Moray councillors have taken an important step towards joining two other north-east authorities in building a facility which will produce energy from household waste.
They agreed to approve the terms of what will be the first stage of an agreement with Aberdeen City Council and Aberdeenshire Council to develop the plant.
New regulations will place a ban on organic waste going to landfill after 2020, leaving Moray with no option but to find an alternative to sending its non-recycleable waste to the council’s landfill site at Nether Dallachy.
Councillors were told that all three north-east councils had concluded that their interests would best be served by collaborating on a joint energy-from-waste facility in Aberdeen.
At this stage the indicative costs to build the plant are £180million, of which Moray’s share would be £25million.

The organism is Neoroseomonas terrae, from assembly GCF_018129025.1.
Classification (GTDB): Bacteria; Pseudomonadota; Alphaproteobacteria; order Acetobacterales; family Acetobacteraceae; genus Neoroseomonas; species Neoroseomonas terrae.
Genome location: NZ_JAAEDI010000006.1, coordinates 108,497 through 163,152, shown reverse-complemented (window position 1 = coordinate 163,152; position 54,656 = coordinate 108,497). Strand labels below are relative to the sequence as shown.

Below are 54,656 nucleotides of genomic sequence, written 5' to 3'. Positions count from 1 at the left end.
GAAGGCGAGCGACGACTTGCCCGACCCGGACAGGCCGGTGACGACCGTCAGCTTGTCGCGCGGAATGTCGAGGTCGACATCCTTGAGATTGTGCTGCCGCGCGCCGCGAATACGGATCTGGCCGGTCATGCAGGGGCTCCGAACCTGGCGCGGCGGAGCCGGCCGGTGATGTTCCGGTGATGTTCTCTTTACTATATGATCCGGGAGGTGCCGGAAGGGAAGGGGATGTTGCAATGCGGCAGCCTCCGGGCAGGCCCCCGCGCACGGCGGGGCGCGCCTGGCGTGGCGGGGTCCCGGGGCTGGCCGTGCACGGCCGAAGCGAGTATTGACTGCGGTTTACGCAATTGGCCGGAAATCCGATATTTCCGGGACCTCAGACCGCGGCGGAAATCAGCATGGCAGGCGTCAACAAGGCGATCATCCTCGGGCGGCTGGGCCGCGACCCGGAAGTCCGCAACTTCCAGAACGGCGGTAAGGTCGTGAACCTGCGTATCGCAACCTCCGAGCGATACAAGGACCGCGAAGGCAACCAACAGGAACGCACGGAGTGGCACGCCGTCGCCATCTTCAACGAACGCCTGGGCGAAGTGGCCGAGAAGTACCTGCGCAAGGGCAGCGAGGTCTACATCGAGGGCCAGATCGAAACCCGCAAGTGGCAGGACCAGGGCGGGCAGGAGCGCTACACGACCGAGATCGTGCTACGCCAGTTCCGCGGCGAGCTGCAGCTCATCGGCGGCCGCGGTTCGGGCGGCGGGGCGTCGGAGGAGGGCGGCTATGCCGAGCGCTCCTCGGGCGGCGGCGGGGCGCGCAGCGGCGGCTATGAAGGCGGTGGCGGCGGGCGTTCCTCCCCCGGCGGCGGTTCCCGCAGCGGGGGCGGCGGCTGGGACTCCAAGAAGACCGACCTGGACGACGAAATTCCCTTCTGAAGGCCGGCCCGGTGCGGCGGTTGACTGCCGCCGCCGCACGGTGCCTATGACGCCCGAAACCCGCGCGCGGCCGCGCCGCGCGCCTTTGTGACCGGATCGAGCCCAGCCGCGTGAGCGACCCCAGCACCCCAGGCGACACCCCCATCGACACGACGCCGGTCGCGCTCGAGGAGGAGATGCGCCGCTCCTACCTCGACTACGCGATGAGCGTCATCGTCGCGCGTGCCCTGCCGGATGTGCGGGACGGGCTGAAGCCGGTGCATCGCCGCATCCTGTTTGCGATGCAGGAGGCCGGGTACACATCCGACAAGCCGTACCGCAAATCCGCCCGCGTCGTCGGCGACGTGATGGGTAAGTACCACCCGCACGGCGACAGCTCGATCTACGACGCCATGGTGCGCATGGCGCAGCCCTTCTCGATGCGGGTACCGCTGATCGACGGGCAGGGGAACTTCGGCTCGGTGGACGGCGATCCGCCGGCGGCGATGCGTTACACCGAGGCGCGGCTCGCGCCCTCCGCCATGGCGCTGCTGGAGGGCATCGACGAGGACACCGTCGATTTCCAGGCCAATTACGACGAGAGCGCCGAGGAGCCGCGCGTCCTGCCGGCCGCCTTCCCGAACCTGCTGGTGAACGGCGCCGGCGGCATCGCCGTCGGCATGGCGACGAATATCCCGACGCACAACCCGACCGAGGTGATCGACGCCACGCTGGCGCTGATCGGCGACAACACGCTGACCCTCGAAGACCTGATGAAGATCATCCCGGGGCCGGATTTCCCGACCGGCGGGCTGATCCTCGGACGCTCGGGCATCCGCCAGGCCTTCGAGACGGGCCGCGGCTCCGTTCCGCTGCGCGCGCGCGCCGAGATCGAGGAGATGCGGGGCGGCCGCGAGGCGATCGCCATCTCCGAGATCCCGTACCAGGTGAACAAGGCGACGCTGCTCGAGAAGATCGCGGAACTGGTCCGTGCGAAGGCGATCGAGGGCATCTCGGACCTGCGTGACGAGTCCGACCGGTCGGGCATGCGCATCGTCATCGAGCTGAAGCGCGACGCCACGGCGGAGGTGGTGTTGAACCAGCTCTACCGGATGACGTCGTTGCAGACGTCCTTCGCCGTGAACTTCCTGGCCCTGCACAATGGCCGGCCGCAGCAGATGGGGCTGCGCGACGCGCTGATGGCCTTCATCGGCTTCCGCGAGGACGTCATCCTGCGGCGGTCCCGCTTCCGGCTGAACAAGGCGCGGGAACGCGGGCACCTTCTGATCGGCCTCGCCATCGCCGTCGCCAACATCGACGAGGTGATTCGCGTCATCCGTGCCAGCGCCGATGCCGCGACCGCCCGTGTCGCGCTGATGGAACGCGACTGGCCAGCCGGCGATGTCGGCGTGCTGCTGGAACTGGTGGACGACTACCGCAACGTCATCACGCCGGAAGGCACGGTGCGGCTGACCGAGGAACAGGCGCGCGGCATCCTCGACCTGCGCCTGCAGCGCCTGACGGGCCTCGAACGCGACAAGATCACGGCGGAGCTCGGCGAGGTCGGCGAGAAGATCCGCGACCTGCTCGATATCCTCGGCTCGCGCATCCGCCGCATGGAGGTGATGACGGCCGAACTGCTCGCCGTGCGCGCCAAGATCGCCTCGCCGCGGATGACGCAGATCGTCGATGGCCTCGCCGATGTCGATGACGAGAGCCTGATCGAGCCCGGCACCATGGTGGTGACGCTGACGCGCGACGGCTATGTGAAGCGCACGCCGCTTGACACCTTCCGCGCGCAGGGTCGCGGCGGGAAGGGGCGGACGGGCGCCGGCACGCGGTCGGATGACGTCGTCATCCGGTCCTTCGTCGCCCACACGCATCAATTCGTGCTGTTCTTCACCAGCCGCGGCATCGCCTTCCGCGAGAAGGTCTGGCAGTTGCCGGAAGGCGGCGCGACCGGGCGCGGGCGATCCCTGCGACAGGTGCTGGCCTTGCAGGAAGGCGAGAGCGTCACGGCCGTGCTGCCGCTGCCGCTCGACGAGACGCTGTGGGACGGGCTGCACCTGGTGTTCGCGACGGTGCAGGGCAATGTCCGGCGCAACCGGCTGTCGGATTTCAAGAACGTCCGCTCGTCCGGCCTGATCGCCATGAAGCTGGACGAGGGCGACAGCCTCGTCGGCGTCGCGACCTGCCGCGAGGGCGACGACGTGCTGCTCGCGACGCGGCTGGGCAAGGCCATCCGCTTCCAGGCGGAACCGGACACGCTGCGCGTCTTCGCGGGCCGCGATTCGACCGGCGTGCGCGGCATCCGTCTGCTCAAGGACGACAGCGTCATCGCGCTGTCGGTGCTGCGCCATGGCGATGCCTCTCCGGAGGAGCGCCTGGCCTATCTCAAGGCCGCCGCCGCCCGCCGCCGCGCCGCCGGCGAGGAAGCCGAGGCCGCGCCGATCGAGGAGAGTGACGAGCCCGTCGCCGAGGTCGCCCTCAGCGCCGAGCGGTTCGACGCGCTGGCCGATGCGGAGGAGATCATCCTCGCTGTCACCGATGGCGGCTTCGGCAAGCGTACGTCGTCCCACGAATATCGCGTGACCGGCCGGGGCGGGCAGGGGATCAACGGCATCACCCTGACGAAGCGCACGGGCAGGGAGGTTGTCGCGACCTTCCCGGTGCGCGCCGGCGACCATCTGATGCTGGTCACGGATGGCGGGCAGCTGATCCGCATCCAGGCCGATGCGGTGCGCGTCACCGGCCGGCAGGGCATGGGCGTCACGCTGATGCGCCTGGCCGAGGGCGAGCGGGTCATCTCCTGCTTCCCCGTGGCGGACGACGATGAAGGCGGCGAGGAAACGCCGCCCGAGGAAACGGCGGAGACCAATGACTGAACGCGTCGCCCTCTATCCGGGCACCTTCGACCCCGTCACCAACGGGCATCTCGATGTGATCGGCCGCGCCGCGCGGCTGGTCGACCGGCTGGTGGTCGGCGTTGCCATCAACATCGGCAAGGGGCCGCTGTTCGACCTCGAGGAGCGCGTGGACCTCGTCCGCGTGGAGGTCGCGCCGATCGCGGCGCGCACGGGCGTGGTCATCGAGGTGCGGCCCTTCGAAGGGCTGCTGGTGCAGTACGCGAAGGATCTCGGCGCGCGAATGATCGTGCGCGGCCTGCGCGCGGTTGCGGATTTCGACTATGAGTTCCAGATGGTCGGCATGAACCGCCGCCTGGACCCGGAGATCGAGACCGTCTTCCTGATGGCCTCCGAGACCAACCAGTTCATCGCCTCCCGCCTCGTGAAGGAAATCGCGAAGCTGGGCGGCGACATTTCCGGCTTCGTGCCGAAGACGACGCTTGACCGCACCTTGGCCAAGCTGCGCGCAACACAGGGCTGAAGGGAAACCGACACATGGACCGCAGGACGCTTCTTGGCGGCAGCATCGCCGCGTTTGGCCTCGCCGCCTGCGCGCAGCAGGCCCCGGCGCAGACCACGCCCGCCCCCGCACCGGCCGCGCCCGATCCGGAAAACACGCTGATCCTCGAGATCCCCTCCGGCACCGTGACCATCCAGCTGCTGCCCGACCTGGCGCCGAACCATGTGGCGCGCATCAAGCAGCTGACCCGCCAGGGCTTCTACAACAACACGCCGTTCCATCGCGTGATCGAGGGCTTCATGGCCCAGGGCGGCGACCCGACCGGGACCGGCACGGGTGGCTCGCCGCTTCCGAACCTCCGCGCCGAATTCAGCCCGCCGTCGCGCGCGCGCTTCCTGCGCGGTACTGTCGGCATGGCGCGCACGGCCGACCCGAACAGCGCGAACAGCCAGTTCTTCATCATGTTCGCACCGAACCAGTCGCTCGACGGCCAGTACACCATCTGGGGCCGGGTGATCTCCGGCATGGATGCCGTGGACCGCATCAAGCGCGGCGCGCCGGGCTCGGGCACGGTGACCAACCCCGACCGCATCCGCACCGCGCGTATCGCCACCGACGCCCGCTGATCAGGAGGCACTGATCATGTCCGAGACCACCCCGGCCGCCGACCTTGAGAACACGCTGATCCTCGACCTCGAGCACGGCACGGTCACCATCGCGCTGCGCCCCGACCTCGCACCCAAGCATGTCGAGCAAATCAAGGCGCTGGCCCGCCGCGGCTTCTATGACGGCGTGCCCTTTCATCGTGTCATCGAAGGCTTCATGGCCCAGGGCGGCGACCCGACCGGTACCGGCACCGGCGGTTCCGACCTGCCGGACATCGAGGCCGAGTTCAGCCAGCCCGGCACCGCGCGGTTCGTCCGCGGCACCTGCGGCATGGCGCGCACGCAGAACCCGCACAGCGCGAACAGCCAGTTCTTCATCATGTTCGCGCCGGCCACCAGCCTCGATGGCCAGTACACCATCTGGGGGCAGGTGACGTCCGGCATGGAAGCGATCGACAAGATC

That would cost the council £1.8million a year in loan charges for 25 years.
However, that is less than the £2.25million the council currently sets aside annually for landfill tax.
Moray Council area stretches from Tomintoul in the south to the shores of the Moray Firth, from Keith in the east to Forres in the west. The council and its 4,500 employees respond to the needs of 92,500 residents in this beautiful part of Scotland, which nestles between Aberdeenshire and the Highlands.
Famous for its colony of dolphins, fabulous beaches and more malt whisky distilleries than any where else in Scotland, Moray is a thriving area and a great place to live.
Headquartered in Elgin, the administrative capital of Moray.